K-12 Teaching and Learning From the UNC School of Education

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National Institute of Environmental Health
Tour the National institute of Environmental Health campus in Research Triangle Park, North Carolina and learn about environmental health as well as career options for those who are interested in going into the field of biomedical research.
Format: article/field trip opportunity
Two worlds: Educator's guide
Lesson plans and activities to be used with "Two Worlds: Prehistory, Contact, and the Lost Colony" -- the first part of a North Carolina history textbook for secondary students.
Format: book (multiple pages)
Understanding the Columbian Exchange
In Two worlds: Educator's guide, page 5.1
This lesson will help students think about the effects of the Columbian Exchange, particularly the exchange of disease as it affected the psychology of the Europeans and Native populations in the early settlement of the Americas.
Format: lesson plan (grade 7–8 Social Studies)
By Pauline S. Johnson.
Apprehending plant killers
In CSI Dublin: The Hunt for the Irish Potato Killer, page 5
In this lesson, students research a plant pathogen of their choice and create a wanted poster.
Format: lesson plan (grade 9–12 Science)
By Rebecca Hite.
Tracking a potato killer: Using latitude and longitude to map the spread of P. infestans
In CSI Dublin: The Hunt for the Irish Potato Killer, page 1
Students use latitude and longitude to follow the transmission of the plant pathogen, Phytophthora infestans, the causal agent of the Irish Potato Famine.
Format: lesson plan (grade 8–12 English Language Arts and Science)
By Rebecca Hite.
Disease and catastrophe
In Prehistory, contact, and the Lost Colony, page 5.3
Of all the kinds of life exchanged when the Old and New Worlds met, lowly germs had the greatest impact. Europeans and later Africans brought smallpox and a host of other diseases with them to America, where those diseases killed as much as 90 percent of the native population of two continents. Europeans came away lucky -- with only a few tropical diseases from Africa and, probably, syphilis from the New World. In America, disease destoyed civilizations.
Format: article
By David Walbert.
Microbiology: Bacteria in our environment
In CareerStart lessons: Grade eight, page 5.5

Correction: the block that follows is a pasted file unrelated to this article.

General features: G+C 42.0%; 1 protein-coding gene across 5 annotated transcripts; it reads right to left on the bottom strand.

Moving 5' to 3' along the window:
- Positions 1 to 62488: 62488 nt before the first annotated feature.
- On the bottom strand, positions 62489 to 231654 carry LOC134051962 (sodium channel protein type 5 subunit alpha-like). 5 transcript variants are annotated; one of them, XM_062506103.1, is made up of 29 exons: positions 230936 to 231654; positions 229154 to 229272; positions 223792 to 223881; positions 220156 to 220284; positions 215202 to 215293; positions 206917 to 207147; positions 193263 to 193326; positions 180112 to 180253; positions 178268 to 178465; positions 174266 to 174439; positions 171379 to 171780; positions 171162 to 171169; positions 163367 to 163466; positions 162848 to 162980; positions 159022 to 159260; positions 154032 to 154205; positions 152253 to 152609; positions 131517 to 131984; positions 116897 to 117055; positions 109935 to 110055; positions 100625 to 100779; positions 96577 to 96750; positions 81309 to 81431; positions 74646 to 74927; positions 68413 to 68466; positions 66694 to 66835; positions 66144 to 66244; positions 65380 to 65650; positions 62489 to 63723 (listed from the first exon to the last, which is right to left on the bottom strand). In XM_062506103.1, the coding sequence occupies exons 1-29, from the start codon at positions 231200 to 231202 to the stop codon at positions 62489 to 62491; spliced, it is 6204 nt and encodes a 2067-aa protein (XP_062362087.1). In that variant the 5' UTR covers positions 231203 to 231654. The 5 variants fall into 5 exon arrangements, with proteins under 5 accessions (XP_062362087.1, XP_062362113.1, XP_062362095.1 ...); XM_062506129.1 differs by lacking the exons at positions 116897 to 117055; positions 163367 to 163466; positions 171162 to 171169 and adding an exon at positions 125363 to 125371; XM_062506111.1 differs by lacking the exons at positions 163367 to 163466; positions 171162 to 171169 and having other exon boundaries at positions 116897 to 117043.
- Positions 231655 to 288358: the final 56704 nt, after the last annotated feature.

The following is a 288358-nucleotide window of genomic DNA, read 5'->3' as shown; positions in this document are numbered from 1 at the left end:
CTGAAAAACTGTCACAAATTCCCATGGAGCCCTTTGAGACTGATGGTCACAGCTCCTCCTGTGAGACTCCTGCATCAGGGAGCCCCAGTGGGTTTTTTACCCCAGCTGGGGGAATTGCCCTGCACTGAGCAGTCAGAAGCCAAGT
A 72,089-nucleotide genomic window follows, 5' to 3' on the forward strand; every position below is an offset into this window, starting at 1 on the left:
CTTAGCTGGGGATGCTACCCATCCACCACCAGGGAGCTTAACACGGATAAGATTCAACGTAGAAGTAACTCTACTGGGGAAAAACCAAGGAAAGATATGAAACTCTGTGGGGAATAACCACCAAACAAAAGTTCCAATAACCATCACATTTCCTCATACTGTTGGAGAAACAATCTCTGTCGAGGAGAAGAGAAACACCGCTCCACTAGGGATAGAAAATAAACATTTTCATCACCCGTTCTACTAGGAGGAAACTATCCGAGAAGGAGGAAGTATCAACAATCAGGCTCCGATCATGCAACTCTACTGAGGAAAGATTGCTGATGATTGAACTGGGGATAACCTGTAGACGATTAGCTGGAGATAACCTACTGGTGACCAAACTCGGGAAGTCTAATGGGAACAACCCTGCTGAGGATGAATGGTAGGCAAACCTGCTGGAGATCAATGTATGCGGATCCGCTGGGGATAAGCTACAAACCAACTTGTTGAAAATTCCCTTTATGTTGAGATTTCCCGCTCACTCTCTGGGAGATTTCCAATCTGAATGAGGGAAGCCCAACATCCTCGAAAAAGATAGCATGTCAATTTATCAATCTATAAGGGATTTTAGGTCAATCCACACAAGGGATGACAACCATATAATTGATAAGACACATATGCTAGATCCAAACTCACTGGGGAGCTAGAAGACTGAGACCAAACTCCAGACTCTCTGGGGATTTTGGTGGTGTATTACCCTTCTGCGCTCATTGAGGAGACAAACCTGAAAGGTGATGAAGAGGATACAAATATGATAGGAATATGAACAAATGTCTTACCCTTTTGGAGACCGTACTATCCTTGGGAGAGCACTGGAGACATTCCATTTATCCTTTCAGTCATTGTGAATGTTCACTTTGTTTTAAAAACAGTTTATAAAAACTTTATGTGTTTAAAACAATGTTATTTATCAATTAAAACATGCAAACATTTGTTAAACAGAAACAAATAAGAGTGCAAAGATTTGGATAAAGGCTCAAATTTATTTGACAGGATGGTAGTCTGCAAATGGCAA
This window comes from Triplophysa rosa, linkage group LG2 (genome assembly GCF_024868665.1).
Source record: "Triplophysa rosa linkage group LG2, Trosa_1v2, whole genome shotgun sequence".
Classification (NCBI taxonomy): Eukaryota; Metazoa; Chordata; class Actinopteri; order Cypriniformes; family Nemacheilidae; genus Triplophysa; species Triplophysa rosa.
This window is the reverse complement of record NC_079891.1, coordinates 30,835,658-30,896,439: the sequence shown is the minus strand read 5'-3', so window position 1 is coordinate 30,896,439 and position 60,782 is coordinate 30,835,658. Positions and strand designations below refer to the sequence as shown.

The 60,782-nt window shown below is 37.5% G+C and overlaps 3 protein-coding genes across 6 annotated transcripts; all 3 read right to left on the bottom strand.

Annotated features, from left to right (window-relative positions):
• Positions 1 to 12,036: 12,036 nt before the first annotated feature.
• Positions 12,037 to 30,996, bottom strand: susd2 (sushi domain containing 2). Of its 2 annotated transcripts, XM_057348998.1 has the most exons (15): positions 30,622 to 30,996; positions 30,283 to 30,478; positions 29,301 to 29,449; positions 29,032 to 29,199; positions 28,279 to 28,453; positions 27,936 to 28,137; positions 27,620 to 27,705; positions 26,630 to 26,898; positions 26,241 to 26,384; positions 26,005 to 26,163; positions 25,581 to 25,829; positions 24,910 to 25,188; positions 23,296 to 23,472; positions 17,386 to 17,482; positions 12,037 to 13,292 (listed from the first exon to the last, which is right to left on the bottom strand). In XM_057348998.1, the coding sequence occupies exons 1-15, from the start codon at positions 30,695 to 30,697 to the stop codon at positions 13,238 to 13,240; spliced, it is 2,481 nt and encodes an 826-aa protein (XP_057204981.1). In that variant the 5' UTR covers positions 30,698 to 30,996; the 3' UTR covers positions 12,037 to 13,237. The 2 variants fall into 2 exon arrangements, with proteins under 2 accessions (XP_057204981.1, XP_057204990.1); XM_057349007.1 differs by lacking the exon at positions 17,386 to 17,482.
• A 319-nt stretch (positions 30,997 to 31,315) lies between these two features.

In this lesson, students will learn about bacterial cells and will participate in a lab measuring the growth of bacterial colonies.
Format: lesson plan (grade 8 Science)
By Tammy Johnson and Martha Tedrow.
Profiling a potato killer
In CSI Dublin: The Hunt for the Irish Potato Killer, page 3
In this lesson, students use internet resources to determine the factors behind the potato blight that led to the most destructive famine in human history. Students will use the scientific method and inquiry to determine how the pathogen spread over the world and learn some of the historical context surrounding this tragedy.
Format: lesson plan (grade 8–12 Science)
By Rebecca Hite.
Isolating a potato killer
In CSI Dublin: The Hunt for the Irish Potato Killer, page 2
In this lesson, students use Koch's postulates to demonstrate the causal relationship between microbe and disease by transmitting Phytophthora infestans from an infected potato tuber to a healthy potato specimen.
Format: lesson plan (grade 9–12 English Language Arts and Science)
By Rebecca Hite.
Identifying a potato killer via PCR and gel electrophoresis
In CSI Dublin: The Hunt for the Irish Potato Killer, page 4
In this lesson, students use DNA extraction, polymerase chain reaction, and gel electrophoresis techniques to identify positive and negative leaf samples for the presence of the plant pathogen Phytophthora infestans.
Format: lesson plan (grade 9–12 Science)
By Rebecca Hite.

Resources on the web

What's my hypothesis?
In this Science NetLinks lesson, students explore how descriptive epidemiological clues can be used to make educated guesses as to what might be the cause of a disease. (Learn more)
Format: lesson plan (grade 6–8 Science)
Provided by: American Association for the Advancement of Science
Born for strokes
In this Science Update, from Science NetLinks, students hear about a recent study that suggests that malnutrition in the womb can come back to haunt you well into adulthood. (Learn more)
Format: activity/lesson plan (grade 9–12 Science)
Provided by: American Association for the Advancement of Science